Last week, negotiations on pandemic-related relief between House Speaker Nancy Pelosi and the administration resumed. The House of Representatives voted on a revised version of its HEROES Act last Thursday, which they first passed in May. The bill passed with a margin of 214-207, largely along partisan lines. The revised bill has a price tag of $2.2 trillion, as opposed to $3.4 trillion in the original bill. The revised HEROES Act includes many important provisions that would support community-based human services organizations and their communities. For example, it includes a $57 billion investment in child care, significant funding for the Child Abuse Prevention and Treatment Act, education funding, $9.6 billion for the Social Services Block Grant, opening the Paycheck Protection Program to nonprofits of all sizes, and more. However, the bill still lacks support from the Senate and the White House. Last week, Secretary of Treasury Mnuchin counter offered a $1.6 trillion package on behalf of the administration. The two parties remain far apart on priorities, and it remains to be seen as to whether an agreement can be reached before the election.
Deal Reached on Continuing Resolution, Funding Government Until Dec. 11
The House of Representatives, Senate, and White House passed a continuing resolution extending current federal spending levels until Dec. 11 and increasing spending for some key programs. The continuing resolution averted a potential government shutdown, which would have added even more chaos in the weeks leading up to the November election. The deal included an $8 billion increase in nutrition support including the extension of waivers within the SNAP program, school lunch programs, and WIC. These dollars will go a long way toward addressing the rising hunger crisis. These provisions were attained by replenishing the Commodity Credit Corporation.
USDA Extends WIC Flexibilities
The U.S. Department of Agriculture announced that pandemic-related flexibilities for the Special Supplemental Nutrition Program for Women, Infants, and Children (WIC) program will be extended until the end of the National Public Health Emergency. WIC provides new and expectant mothers, infants, and children under five with foundational nutrition and health assistance including healthy food, nutrition education, breastfeeding support, and health care referrals for low-income pregnant, postpartum, and breastfeeding women. The USDA signed off on more than a dozen flexibilities including allowing participants to enroll in the program virtually, receive benefits remotely, and pick up food packages. Without action, these flexibilities would have expired at the end of September.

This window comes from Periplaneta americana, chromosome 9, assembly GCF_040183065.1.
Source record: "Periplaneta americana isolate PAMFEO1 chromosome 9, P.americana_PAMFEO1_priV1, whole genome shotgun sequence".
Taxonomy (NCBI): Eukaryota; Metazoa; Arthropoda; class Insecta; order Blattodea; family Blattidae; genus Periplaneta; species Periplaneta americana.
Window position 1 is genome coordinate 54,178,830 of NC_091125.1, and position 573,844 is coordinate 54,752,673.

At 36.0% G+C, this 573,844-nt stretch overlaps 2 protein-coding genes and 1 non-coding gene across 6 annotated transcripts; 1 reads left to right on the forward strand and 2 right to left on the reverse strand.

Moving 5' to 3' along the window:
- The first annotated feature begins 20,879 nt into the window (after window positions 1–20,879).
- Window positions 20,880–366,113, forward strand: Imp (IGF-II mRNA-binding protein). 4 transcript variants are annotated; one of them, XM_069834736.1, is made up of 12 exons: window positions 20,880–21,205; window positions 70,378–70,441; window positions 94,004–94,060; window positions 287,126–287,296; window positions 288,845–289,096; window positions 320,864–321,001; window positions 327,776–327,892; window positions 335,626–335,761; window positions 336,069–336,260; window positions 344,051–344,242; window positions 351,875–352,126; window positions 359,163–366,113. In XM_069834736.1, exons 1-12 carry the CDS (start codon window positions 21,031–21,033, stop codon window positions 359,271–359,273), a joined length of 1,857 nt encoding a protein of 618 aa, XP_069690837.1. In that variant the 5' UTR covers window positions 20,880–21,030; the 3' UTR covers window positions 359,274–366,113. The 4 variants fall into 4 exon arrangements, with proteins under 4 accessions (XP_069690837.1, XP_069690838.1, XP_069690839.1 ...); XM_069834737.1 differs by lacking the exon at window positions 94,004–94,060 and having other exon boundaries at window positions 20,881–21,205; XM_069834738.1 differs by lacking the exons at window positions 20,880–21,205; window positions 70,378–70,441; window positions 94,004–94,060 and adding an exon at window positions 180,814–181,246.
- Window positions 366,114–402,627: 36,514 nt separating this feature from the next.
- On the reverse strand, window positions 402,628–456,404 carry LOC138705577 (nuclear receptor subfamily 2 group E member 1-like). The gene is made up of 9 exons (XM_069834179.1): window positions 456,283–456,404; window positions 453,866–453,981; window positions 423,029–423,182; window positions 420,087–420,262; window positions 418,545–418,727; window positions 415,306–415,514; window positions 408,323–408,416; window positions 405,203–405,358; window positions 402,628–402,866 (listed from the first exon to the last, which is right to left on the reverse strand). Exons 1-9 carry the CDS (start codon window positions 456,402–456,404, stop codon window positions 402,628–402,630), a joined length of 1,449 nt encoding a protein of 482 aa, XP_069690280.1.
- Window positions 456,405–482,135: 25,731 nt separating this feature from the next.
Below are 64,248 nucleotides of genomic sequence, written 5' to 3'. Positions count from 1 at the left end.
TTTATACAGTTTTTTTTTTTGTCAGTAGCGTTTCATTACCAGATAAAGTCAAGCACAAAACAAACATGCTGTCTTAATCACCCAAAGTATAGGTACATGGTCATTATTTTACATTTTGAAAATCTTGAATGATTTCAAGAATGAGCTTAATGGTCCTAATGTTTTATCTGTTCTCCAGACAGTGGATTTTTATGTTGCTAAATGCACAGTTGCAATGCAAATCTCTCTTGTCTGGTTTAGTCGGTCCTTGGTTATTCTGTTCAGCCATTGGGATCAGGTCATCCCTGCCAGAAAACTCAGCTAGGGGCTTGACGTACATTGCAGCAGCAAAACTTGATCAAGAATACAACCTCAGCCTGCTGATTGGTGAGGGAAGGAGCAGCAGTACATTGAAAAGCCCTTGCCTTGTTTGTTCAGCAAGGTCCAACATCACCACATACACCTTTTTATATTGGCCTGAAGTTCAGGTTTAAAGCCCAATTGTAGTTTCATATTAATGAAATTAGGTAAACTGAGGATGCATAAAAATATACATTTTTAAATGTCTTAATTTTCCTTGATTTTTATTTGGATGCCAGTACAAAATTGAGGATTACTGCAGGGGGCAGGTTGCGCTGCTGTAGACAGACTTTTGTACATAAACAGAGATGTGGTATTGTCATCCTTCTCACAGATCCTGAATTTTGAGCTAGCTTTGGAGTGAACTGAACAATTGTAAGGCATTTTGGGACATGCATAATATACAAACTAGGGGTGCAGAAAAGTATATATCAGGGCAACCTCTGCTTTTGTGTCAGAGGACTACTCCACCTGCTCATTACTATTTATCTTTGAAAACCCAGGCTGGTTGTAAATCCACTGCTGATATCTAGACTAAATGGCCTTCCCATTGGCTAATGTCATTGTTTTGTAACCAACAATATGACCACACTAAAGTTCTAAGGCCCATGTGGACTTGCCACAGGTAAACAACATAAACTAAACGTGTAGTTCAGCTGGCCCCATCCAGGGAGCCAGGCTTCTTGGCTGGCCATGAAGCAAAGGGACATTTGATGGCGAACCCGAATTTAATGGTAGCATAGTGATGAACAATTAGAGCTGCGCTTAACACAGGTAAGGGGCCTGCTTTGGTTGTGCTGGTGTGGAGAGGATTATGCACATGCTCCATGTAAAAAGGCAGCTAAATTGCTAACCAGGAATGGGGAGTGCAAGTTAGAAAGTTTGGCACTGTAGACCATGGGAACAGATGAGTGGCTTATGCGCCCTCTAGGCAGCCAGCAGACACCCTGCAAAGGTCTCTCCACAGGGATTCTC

Administration Reinstates Public Charge Rule
The Public Charge rule, which was originally approved in 2019, was temporarily halted in July, after a federal judge found that it would undermine COVID-19 recovery efforts, only to be reinstated by the Trump administration in late September. The rule gives U.S. Citizenship and Immigration Services (USCIS) the power to deny permanent residency to green card applicants who have participated, or are likely to participate, in social welfare programs including food stamps and Medicaid. In July, Judge George Daniels froze the rule because he thought it would dissuade immigrants from seeking public benefits, like Medicaid, and thereby undermine efforts to fight the coronavirus. On Sept. 22, however, the Trump administration reinstated the rule, after a series of court decisions weakened Daniels’ ruling. USCIS will now implement the public charge test to all pending and future green card applications submitted after Feb. 24, 2020.
Congressional Budget Office Releases Report on COVID-19 Legislation
The nonpartisan Congressional Budget Office released a report detailing the effects of COVID-19 legislation on gross domestic product (GDP) and the deficit, in the short and long term. The report focuses on the impact of several provisions including the Paycheck Protection Program, enhanced unemployment benefits, one-time stimulus payments, and aid to state and local governments. According to the report, COVID-19 legislation will add $2.3 trillion to the debt in 2020 and $0.6 trillion in 2021. It will also increase GDP by 4.7 percent in 2020 and 3.1 percent in 2021. From 2020 until 2023, each dollar added to the deficit increases GDP by 59 cents. In the long term, this legislation will increase debt as a percentage of GDP, raise borrowing costs, decrease economic output, and reduce national income.
States Distributing Coronavirus Relief Funds
In the CARES Act, passed in late March, Congress allotted $150 billion for a Coronavirus Relief Fund (CRF) for states and localities. The funds were to be used to cover costs that arose due to the COVID-19 epidemic, including economic and public health costs, until Dec. 30, 2020. Though initially ambiguous, subsequent guidance from the Treasury Department clearly stated that funds can be directed to nonprofits to assist in the recovery. States have begun to signal how they plan to spend their CRF dollars. Some are putting aside funds for food delivery, distance learning, and caring for homeless populations—services that nonprofits naturally offer. Other states are offering financial relief to businesses and nonprofits. Visit the National Conference of State Legislatures website to see how your state is using CRF dollars.
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